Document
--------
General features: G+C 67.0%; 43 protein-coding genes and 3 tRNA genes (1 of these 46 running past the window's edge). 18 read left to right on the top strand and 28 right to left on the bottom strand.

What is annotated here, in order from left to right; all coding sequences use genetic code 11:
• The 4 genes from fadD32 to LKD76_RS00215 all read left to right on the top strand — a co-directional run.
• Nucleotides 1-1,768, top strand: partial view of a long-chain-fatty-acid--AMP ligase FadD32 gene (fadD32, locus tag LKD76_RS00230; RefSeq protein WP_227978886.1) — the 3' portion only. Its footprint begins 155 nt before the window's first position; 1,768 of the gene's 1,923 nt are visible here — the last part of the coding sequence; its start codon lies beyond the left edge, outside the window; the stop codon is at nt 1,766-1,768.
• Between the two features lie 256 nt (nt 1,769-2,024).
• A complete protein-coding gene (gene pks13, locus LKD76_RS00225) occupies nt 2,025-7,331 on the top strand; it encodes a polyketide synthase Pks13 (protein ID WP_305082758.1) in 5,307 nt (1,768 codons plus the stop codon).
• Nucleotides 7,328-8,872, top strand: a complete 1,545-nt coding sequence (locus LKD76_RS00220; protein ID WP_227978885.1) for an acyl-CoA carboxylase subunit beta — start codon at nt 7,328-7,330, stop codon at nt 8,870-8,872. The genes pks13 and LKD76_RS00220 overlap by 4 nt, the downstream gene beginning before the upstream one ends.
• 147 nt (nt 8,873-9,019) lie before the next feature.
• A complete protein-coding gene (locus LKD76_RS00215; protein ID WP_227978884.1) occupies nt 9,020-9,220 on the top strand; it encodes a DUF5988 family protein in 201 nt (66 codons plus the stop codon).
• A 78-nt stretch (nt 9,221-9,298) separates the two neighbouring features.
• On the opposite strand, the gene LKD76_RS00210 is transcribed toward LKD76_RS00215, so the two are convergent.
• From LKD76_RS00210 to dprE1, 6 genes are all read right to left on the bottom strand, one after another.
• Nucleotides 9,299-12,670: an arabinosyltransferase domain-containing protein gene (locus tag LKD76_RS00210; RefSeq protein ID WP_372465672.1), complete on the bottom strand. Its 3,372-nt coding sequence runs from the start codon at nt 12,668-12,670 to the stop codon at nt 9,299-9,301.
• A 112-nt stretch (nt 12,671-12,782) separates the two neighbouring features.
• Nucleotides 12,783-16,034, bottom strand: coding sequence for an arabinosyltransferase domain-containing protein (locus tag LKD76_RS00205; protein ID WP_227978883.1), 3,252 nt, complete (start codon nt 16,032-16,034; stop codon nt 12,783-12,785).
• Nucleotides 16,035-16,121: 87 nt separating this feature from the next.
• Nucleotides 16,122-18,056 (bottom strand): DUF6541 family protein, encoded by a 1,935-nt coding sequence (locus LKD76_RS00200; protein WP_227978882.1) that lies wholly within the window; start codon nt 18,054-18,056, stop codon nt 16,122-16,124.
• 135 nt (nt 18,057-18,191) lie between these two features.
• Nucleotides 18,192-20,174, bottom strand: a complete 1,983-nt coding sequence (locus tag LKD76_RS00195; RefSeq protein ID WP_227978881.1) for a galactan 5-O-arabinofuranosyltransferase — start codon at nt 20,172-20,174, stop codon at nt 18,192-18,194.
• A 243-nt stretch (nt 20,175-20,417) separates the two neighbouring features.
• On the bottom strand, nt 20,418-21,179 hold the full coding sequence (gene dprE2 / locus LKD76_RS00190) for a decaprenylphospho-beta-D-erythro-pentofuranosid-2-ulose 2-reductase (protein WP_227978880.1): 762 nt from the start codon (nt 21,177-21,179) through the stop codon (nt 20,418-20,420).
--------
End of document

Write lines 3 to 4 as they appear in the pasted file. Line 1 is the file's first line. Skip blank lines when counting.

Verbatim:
• The 4 genes from fadD32 to LKD76_RS00215 all read left to right on the top strand — a co-directional run.
• Nucleotides 1-1,768, top strand: partial view of a long-chain-fatty-acid--AMP ligase FadD32 gene (fadD32, locus tag LKD76_RS00230; RefSeq protein WP_227978886.1) — the 3' portion only. Its footprint begins 155 nt before the window's first position; 1,768 of the gene's 1,923 nt are visible here — the last part of the coding sequence; its start codon lies beyond the left edge, outside the window; the stop codon is at nt 1,766-1,768.